Federal regulations under Title 45 CFR Part 46 apply to research involving human subjects. Research involving human subjects requires review by an Institutional Review Board. While many protocols submitted to the IRB require full-board review and/or continuing IRB oversight, some protocols the IRB receives do not involve research or human subjects. Others may constitute human subjects research but may qualify for exemption from IRB review under 45 CFR 46.101 or for expedited review under 45 CFR 46.110.
When reviewing protocols that may not involve human subjects research or may qualify for exemption from further IRB review or expedited review, IRB members must pay particular attention to the additional regulatory requirements outlined in 45 CFR 46. In order to exempt the protocol, IRB members must assess the proposed project to determine whether it fits into one of the categories for review processes other than full-board review described below and meets ethical standards for the protection of human subjects.
As noted above, federal regulations under 45 CFR 46 applies to research involving human subjects. Therefore, if a project does not involve research or include human subjects, typically, it does not require IRB oversight. While some projects clearly do not constitute research or involve human subjects, other projects are not as straightforward (e.g. quality improvement projects, program evaluation, use of coded data or specimens). Subsequently, these projects may require assessment by IRB members as to whether the project fits the definition of research and/or human subjects and ultimately requires IRB oversight.
46.102(d): Research means a systematic investigation, including research development, testing and evaluation, designed to develop or contribute to generalizable knowledge. Activities which meet this definition constitute research for purposes of this policy, whether or not they are conducted or supported under a program which is considered research for other purposes. For example, some demonstration and service programs may include research activities.
46.102(f): Human subject means a living individual about whom an investigator (whether professional or student) conducting research obtains (1) Data through intervention or interaction with the individual, or (2) Identifiable private information. Intervention includes both physical procedures by which data are gathered and manipulations of the subject or the subject's environment that are performed for research purposes. Interaction includes communication or interpersonal contact between investigator and subject. Private information includes information about behavior that occurs in a context in which an individual can reasonably expect that no observation or recording is taking place, and information which has been provided for specific purposes by an individual and which the individual can reasonably expect will not be made public (for example, a medical record). Private information must be individually identifiable (i.e., the identity of the subject is or may readily be ascertained by the investigator or associated with the information) in order for obtaining the information to constitute research involving human subjects.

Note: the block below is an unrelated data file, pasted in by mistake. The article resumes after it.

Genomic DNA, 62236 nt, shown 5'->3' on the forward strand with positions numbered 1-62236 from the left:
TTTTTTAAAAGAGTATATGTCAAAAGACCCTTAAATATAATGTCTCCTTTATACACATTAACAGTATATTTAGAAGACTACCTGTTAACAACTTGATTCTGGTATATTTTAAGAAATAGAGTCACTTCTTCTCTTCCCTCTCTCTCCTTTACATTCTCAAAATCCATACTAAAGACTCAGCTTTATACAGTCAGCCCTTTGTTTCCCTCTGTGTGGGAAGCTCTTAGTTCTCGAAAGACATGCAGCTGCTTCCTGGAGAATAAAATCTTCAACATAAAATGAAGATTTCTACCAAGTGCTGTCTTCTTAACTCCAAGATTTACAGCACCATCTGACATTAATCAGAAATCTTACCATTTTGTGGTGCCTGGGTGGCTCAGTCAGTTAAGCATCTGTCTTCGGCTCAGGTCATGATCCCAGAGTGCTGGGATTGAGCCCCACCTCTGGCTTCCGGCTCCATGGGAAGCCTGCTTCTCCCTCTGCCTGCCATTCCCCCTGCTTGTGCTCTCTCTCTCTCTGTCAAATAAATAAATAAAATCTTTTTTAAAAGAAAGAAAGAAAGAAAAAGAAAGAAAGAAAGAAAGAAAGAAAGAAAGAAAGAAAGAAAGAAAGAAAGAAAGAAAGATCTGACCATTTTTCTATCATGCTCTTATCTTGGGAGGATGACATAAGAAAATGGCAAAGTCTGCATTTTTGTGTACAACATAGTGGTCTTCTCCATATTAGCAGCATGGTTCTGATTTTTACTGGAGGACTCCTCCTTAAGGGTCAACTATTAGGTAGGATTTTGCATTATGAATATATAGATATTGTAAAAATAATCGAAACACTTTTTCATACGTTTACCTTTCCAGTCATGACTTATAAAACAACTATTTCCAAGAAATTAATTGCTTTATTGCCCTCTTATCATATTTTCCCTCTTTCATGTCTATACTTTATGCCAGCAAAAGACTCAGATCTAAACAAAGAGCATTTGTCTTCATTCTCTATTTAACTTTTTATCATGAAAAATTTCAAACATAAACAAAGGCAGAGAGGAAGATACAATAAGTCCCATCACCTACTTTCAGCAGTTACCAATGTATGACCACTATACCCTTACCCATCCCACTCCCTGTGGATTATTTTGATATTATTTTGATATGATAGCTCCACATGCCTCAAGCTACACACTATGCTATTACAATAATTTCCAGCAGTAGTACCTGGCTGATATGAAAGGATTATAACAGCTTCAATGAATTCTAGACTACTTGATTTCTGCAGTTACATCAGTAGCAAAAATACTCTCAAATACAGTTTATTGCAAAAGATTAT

Some protocols may qualify for exemption from the federal regulations under 45 CFR 46. Although the regulations do not stipulate who makes this determination, University of Nevada, Reno policy requires that the IRB make this determination, not investigators. Aside from meeting the specific federally defined categories of exemption, the research must pose minimal risks to subjects. Under the DHHS regulations (Common Rule) minimal risk is defined as the probability and magnitude of harm or discomfort anticipated in the research are not greater in and of themselves than those ordinarily encountered in daily life or during the performance of routine physical or psychological examinations or tests [45 CFR 46.402(i)]. NOTE: The HIPAA Privacy Rule requirements still apply to exempt research.
The most common categories of exemption are:
46.101(b): Research activities in which the only involvement of human subjects will be in one or more of the following categories are exempt from 45 CFR 46:
Federally funded human subjects research involving prisoners cannot be determined to be exempt. In addition, research that may fall under exemption category 2 that involves children cannot be determined to be exempt from IRB review.
Federal regulations allow for expedited review procedures for certain kinds of research involving no more than minimal risk, and for minor changes in approved research. Expedited reviews are conducted for continuing review for certain types of protocols or protocols at certain stages (see below) and minor changes to approved research.
The relevant DHHS regulations related to expedited review follow.
46.110(a): DHHS has established a list of categories of research that may be reviewed by the IRB through an expedited review procedure. This list applies to both initial and continuing review and includes:
Protocols that require FDA oversight must also follow FDA review process requirements. The required review processes for expedited review under FDA regulations [21 CFR 56.110] are similar to those under the Common Rule. However, the definitions of research and human subjects, as well as criteria for exemption, differ from the Common Rule. Therefore, protocols that may qualify for exemption under the Common Rule, may still require FDA oversight and full-board review by the IRB. Of note, protocols that involve humanitarian use devices and which do not constitute research under FDA regulations can qualify for expedited continuing review. For further information, please refer to the Fact Sheet for IRB Members regarding FDA regulations.